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Epcon Communities Carolinas, LLC v. Tilley

United States District Court, M.D. North Carolina

July 2, 2015

EPCON COMMUNITIES CAROLINAS, LLC, and EPCON FARRINGTON LLC, Plaintiffs,
v.
IRIS M. TILLEY, THOMAS E. TILLEY, MELBA GEORGE, BARBARA WRIGHT, and UNITED STATES OF AMERICA, Defendants, UNITED STATES OF AMERICA, Counter-Claimant,
v.
EPCON COMMUNITIES CAROLINAS, LLC, and EPCON FARRINGTON, LLC, Counter-Defendants, BARBARA WRIGHT, Cross-Claimant,
v.
UNITED STATES OF AMERICA, Cross-Defendant.

ORDER AND RECOMMENDATION OF UNITED STATES MAGISTRATE JUDGE

JOI ELIZABETH PEAKE, Magistrate Judge.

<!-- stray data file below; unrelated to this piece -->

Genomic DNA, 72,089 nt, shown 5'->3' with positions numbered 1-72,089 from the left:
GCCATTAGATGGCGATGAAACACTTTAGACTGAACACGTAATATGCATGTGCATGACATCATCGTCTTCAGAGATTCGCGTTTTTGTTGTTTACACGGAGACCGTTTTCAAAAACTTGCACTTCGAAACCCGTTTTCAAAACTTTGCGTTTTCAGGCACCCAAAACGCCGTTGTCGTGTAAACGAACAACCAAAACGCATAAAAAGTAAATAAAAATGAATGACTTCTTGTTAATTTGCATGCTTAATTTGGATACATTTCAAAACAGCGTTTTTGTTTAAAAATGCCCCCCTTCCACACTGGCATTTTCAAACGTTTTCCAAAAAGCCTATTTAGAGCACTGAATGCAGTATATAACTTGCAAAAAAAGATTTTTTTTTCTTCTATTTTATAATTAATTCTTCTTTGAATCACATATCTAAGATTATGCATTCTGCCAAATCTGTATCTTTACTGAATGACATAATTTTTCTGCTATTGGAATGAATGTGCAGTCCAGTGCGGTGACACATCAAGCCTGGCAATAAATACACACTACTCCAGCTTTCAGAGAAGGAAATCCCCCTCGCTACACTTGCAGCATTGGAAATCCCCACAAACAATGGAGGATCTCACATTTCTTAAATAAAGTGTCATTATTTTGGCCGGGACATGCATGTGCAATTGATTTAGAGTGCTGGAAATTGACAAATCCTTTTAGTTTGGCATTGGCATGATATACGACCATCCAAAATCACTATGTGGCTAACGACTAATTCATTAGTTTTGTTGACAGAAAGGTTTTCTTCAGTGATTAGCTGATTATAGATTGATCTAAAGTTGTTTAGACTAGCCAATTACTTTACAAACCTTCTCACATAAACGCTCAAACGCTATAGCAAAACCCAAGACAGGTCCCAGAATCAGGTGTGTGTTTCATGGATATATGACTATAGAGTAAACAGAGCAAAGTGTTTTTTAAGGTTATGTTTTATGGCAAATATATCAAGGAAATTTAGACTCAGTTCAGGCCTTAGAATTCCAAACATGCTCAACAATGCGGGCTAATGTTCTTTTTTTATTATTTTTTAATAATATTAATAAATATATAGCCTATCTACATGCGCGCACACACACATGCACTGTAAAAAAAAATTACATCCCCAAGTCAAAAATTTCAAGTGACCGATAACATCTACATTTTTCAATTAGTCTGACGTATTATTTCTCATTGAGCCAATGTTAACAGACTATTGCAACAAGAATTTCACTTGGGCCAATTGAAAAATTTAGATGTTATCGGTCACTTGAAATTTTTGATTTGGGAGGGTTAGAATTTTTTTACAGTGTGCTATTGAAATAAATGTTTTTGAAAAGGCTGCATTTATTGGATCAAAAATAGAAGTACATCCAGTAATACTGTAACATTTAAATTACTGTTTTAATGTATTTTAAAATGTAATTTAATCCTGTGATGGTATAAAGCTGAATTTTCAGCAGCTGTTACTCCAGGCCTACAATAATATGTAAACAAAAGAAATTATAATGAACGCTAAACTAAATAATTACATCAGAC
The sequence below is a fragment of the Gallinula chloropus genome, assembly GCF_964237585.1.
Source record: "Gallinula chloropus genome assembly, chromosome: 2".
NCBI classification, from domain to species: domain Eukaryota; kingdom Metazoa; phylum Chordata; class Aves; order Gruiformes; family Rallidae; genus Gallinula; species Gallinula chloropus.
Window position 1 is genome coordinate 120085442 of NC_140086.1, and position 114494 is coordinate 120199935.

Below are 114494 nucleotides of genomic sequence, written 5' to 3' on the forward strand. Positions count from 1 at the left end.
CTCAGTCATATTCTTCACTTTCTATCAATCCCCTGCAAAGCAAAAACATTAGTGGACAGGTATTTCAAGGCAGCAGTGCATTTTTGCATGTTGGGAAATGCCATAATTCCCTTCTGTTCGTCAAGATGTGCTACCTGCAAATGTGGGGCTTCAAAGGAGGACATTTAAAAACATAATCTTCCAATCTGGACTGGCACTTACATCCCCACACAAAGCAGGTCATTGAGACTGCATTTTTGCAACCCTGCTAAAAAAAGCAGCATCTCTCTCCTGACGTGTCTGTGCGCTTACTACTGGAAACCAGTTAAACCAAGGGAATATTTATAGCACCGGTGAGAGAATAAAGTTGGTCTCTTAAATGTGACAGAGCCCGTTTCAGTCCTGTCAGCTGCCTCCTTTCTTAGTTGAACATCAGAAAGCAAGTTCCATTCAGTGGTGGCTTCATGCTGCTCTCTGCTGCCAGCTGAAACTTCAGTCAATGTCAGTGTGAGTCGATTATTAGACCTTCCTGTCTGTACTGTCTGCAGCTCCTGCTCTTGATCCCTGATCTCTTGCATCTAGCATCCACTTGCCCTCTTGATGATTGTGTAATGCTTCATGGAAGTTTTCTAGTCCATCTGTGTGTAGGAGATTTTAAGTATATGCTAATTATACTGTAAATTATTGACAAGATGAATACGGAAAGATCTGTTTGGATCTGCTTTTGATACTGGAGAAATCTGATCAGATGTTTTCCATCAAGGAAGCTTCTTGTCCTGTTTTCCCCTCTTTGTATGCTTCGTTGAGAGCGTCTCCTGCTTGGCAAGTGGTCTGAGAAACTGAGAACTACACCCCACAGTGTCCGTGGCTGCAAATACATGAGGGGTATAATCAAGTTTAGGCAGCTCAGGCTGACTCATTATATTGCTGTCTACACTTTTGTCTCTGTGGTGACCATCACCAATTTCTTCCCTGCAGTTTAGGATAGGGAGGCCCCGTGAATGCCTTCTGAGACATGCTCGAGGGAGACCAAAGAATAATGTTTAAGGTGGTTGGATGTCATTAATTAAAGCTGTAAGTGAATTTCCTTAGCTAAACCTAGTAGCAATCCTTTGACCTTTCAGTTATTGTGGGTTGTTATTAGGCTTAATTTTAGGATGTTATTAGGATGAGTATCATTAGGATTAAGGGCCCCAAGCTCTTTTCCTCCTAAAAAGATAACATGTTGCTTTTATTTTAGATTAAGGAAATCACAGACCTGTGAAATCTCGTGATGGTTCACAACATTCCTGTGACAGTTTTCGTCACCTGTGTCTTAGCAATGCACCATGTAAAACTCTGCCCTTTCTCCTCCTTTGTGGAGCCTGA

This matter comes before the Court on (1) the United States' Motion for Judgment that Epcon Farm Trust is Nominee of Iris and Thomas Tilley [Doc. #60]; (2) Epcon Communities Carolinas, LLC's and Epcon Farrington, LLC's (the "Epcon Plaintiffs") Motion for Relief in the Nature of Interpleader [Doc. #83]; (3) the Epcon Plaintiffs' Motion for Judgment on the Pleadings and for Summary Judgment [Doc. #87]; (4) the Epcon Plaintiffs' Motion for Rule 54(b) Certification [Doc. #89]; and (5) the Epcon Plaintiffs' Consent Motion for Interpleader Order Pursuant to Settlement Agreements [Doc. #93]. For the reasons that follow, the Court will deny the United States' Motion for Judgment that Epcon Farm Trust is the Nominee of Iris and Thomas Tilley [Doc. #60] without prejudice to refiling at a later time. The Court will recommend that the Epcon Plaintiffs' Motion for Relief in the Nature of Interpleader [Doc. #83] and the Epcon Plaintiffs' Consent Motion for Interpleader Order Pursuant to Settlement Agreements [Doc. #93] be granted. The Court will also recommend that the Epcon Plaintiffs' Motion for Judgment on the Pleadings and for Summary Judgment [Doc. #87] be denied as moot. Finally, all claims by or against the Epcon Plaintiffs having been resolved, the Epcon Plaintiffs having no further interest in this litigation, and no just reason existing for delay, the Court will recommend that the Epcon Plaintiffs' Motion for Rule 54(b) Certification [Doc. #89] be granted in that the Court will recommend that the Court's dismissal of the Epcon Plaintiffs from this action be certified as a final judgment.